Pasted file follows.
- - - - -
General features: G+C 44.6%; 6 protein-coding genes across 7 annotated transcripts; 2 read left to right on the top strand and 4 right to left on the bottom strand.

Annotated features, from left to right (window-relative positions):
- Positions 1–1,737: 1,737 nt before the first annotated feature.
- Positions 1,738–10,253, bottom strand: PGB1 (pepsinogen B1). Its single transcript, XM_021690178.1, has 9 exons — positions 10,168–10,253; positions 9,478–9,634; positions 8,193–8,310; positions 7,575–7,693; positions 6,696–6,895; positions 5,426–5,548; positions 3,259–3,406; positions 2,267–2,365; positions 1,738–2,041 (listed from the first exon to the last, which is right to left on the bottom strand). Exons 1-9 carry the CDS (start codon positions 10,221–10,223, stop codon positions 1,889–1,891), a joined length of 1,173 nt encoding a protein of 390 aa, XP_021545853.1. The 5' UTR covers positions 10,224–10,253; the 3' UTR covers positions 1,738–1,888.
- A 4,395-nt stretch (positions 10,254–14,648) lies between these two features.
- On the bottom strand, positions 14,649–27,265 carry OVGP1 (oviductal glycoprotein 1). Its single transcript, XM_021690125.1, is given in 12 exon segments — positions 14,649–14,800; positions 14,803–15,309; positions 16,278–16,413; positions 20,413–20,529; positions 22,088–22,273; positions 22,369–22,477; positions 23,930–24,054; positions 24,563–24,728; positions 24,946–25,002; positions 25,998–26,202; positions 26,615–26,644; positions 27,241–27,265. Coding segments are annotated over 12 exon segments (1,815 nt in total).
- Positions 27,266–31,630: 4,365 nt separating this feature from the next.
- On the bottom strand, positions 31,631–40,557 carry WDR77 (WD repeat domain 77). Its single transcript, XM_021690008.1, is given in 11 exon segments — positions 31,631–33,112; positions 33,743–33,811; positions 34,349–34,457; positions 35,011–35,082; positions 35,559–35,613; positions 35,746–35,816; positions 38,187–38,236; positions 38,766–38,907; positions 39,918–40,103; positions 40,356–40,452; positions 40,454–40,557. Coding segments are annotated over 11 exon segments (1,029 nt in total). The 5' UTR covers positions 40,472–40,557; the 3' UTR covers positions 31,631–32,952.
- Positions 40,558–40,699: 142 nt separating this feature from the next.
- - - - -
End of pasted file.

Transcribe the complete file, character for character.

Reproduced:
General features: G+C 44.6%; 6 protein-coding genes across 7 annotated transcripts; 2 read left to right on the top strand and 4 right to left on the bottom strand.

Annotated features, from left to right (window-relative positions):
- Positions 1–1,737: 1,737 nt before the first annotated feature.
- Positions 1,738–10,253, bottom strand: PGB1 (pepsinogen B1). Its single transcript, XM_021690178.1, has 9 exons — positions 10,168–10,253; positions 9,478–9,634; positions 8,193–8,310; positions 7,575–7,693; positions 6,696–6,895; positions 5,426–5,548; positions 3,259–3,406; positions 2,267–2,365; positions 1,738–2,041 (listed from the first exon to the last, which is right to left on the bottom strand). Exons 1-9 carry the CDS (start codon positions 10,221–10,223, stop codon positions 1,889–1,891), a joined length of 1,173 nt encoding a protein of 390 aa, XP_021545853.1. The 5' UTR covers positions 10,224–10,253; the 3' UTR covers positions 1,738–1,888.
- A 4,395-nt stretch (positions 10,254–14,648) lies between these two features.
- On the bottom strand, positions 14,649–27,265 carry OVGP1 (oviductal glycoprotein 1). Its single transcript, XM_021690125.1, is given in 12 exon segments — positions 14,649–14,800; positions 14,803–15,309; positions 16,278–16,413; positions 20,413–20,529; positions 22,088–22,273; positions 22,369–22,477; positions 23,930–24,054; positions 24,563–24,728; positions 24,946–25,002; positions 25,998–26,202; positions 26,615–26,644; positions 27,241–27,265. Coding segments are annotated over 12 exon segments (1,815 nt in total).
- Positions 27,266–31,630: 4,365 nt separating this feature from the next.
- On the bottom strand, positions 31,631–40,557 carry WDR77 (WD repeat domain 77). Its single transcript, XM_021690008.1, is given in 11 exon segments — positions 31,631–33,112; positions 33,743–33,811; positions 34,349–34,457; positions 35,011–35,082; positions 35,559–35,613; positions 35,746–35,816; positions 38,187–38,236; positions 38,766–38,907; positions 39,918–40,103; positions 40,356–40,452; positions 40,454–40,557. Coding segments are annotated over 11 exon segments (1,029 nt in total). The 5' UTR covers positions 40,472–40,557; the 3' UTR covers positions 31,631–32,952.
- Positions 40,558–40,699: 142 nt separating this feature from the next.